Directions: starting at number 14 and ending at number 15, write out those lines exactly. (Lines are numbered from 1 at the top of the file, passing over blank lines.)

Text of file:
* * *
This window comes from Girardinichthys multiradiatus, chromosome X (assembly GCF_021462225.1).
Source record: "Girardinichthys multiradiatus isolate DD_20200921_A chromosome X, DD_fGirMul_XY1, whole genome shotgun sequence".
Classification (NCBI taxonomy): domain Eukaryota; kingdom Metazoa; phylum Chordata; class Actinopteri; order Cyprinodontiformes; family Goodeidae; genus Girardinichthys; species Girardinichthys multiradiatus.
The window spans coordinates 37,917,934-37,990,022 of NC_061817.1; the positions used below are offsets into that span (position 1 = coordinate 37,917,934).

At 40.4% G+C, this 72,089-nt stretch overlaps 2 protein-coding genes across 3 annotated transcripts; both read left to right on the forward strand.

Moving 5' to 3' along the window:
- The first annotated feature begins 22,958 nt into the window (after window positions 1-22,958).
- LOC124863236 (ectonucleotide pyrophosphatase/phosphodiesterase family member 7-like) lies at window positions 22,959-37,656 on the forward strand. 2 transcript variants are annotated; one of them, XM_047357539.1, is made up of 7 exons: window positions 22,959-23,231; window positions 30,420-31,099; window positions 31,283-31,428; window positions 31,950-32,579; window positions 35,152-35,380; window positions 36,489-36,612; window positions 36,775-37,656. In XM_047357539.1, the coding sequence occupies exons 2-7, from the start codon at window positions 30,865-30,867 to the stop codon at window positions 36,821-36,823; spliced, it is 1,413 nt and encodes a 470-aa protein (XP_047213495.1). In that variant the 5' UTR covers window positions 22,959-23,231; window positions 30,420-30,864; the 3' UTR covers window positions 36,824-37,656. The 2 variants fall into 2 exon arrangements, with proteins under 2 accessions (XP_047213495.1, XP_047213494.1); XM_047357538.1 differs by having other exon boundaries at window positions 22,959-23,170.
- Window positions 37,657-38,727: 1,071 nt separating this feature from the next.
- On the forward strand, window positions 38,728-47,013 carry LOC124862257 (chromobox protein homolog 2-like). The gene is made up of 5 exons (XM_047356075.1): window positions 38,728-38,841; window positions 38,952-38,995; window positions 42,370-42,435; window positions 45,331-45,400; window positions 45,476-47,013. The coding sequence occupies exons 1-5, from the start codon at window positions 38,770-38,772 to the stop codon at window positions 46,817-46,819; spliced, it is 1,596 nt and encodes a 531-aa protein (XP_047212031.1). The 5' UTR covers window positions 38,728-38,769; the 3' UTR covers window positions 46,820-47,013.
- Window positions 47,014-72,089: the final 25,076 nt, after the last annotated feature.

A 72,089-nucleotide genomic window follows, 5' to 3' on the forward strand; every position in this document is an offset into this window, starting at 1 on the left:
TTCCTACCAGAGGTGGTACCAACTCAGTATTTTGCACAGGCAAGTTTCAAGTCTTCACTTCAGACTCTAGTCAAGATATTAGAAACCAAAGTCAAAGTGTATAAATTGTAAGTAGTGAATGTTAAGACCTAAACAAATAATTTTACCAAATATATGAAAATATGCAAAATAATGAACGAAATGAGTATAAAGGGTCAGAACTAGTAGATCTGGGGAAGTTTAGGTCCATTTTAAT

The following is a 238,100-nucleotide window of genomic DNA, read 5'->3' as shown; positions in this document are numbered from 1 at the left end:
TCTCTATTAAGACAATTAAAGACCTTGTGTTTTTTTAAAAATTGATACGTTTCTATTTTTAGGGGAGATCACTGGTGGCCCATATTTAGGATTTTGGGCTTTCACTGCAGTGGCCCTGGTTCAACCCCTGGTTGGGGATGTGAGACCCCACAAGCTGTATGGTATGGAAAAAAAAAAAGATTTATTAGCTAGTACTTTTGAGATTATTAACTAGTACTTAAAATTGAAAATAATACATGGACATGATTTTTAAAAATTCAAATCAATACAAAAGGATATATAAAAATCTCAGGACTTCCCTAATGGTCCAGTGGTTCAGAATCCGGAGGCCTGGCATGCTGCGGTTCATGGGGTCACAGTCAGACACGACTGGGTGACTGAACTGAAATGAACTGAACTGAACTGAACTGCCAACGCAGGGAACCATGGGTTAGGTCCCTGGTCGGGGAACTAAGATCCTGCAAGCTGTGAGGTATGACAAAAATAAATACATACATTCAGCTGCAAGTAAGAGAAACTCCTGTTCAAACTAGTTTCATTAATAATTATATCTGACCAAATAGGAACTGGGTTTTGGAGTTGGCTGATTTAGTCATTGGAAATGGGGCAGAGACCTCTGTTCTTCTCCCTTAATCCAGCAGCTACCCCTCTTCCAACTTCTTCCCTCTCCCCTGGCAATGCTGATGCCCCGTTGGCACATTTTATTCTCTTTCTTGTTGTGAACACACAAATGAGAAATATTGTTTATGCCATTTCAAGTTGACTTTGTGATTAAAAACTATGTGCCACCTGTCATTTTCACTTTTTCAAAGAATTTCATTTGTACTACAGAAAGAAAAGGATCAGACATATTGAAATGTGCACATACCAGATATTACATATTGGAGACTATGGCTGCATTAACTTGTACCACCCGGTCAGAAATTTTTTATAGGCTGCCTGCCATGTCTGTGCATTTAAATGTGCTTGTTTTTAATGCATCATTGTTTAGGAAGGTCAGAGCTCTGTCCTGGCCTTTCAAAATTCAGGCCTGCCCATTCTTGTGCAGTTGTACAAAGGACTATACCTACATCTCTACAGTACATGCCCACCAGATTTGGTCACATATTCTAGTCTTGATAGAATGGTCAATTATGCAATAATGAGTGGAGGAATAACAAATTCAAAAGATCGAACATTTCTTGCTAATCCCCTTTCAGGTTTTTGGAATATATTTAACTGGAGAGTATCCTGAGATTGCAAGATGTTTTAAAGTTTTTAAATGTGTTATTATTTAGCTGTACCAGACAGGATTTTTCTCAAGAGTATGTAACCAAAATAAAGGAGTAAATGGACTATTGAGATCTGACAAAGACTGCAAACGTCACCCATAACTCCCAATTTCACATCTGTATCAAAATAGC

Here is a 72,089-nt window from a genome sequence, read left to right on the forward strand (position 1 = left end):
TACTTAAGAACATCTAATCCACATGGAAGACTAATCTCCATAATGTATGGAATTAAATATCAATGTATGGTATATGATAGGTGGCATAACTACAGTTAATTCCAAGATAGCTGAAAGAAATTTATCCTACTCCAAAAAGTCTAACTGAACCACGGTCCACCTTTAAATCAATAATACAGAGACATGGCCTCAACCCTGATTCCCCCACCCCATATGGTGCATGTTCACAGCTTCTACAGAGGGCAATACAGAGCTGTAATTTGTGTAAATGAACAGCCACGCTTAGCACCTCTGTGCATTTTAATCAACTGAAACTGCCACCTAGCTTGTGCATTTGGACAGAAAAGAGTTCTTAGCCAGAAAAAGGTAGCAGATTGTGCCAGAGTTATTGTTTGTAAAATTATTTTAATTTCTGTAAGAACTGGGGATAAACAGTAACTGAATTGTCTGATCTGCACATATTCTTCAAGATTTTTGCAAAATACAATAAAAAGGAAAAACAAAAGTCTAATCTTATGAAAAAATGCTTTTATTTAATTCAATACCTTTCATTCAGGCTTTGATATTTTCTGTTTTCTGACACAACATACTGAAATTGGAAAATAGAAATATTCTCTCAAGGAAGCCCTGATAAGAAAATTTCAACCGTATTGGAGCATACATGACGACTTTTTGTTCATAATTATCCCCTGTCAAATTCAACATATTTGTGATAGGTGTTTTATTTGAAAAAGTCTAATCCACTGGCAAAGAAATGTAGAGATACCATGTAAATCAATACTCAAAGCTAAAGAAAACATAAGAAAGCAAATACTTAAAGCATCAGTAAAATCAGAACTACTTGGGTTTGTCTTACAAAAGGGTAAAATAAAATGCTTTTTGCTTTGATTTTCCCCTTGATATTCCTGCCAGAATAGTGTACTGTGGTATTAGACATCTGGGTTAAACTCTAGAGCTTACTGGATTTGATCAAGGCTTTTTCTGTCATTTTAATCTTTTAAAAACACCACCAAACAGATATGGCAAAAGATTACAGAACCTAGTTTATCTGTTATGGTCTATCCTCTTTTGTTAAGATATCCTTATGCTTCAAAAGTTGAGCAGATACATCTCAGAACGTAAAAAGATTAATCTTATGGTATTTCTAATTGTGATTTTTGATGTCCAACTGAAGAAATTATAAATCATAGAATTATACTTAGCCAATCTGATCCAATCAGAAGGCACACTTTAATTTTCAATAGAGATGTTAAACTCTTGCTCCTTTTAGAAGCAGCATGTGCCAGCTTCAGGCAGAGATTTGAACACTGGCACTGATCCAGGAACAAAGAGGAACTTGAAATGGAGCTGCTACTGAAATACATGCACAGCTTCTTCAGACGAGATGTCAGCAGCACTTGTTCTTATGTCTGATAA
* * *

The following is a 238,100-nucleotide window of genomic DNA, read 5'->3' as shown; positions in this document are numbered from 1 at the left end:
TCTCTATTAAGACAATTAAAGACCTTGTGTTTTTTTAAAAATTGATACGTTTCTATTTTTAGGGGAGATCACTGGTGGCCCATATTTAGGATTTTGGGCTTTCACTGCAGTGGCCCTGGTTCAACCCCTGGTTGGGGATGTGAGACCCCACAAGCTGTATGGTATGGAAAAAAAAAAAGATTTATTAGCTAGTACTTTTGAGATTATTAACTAGTACTTAAAATTGAAAATAATACATGGACATGATTTTTAAAAATTCAAATCAATACAAAAGGATATATAAAAATCTCAGGACTTCCCTAATGGTCCAGTGGTTCAGAATCCGGAGGCCTGGCATGCTGCGGTTCATGGGGTCACAGTCAGACACGACTGGGTGACTGAACTGAAATGAACTGAACTGAACTGAACTGCCAACGCAGGGAACCATGGGTTAGGTCCCTGGTCGGGGAACTAAGATCCTGCAAGCTGTGAGGTATGACAAAAATAAATACATACATTCAGCTGCAAGTAAGAGAAACTCCTGTTCAAACTAGTTTCATTAATAATTATATCTGACCAAATAGGAACTGGGTTTTGGAGTTGGCTGATTTAGTCATTGGAAATGGGGCAGAGACCTCTGTTCTTCTCCCTTAATCCAGCAGCTACCCCTCTTCCAACTTCTTCCCTCTCCCCTGGCAATGCTGATGCCCCGTTGGCACATTTTATTCTCTTTCTTGTTGTGAACACACAAATGAGAAATATTGTTTATGCCATTTCAAGTTGACTTTGTGATTAAAAACTATGTGCCACCTGTCATTTTCACTTTTTCAAAGAATTTCATTTGTACTACAGAAAGAAAAGGATCAGACATATTGAAATGTGCACATACCAGATATTACATATTGGAGACTATGGCTGCATTAACTTGTACCACCCGGTCAGAAATTTTTTATAGGCTGCCTGCCATGTCTGTGCATTTAAATGTGCTTGTTTTTAATGCATCATTGTTTAGGAAGGTCAGAGCTCTGTCCTGGCCTTTCAAAATTCAGGCCTGCCCATTCTTGTGCAGTTGTACAAAGGACTATACCTACATCTCTACAGTACATGCCCACCAGATTTGGTCACATATTCTAGTCTTGATAGAATGGTCAATTATGCAATAATGAGTGGAGGAATAACAAATTCAAAAGATCGAACATTTCTTGCTAATCCCCTTTCAGGTTTTTGGAATATATTTAACTGGAGAGTATCCTGAGATTGCAAGATGTTTTAAAGTTTTTAAATGTGTTATTATTTAGCTGTACCAGACAGGATTTTTCTCAAGAGTATGTAACCAAAATAAAGGAGTAAATGGACTATTGAGATCTGACAAAGACTGCAAACGTCACCCATAACTCCCAATTTCACATCTGTATCAAAATAGC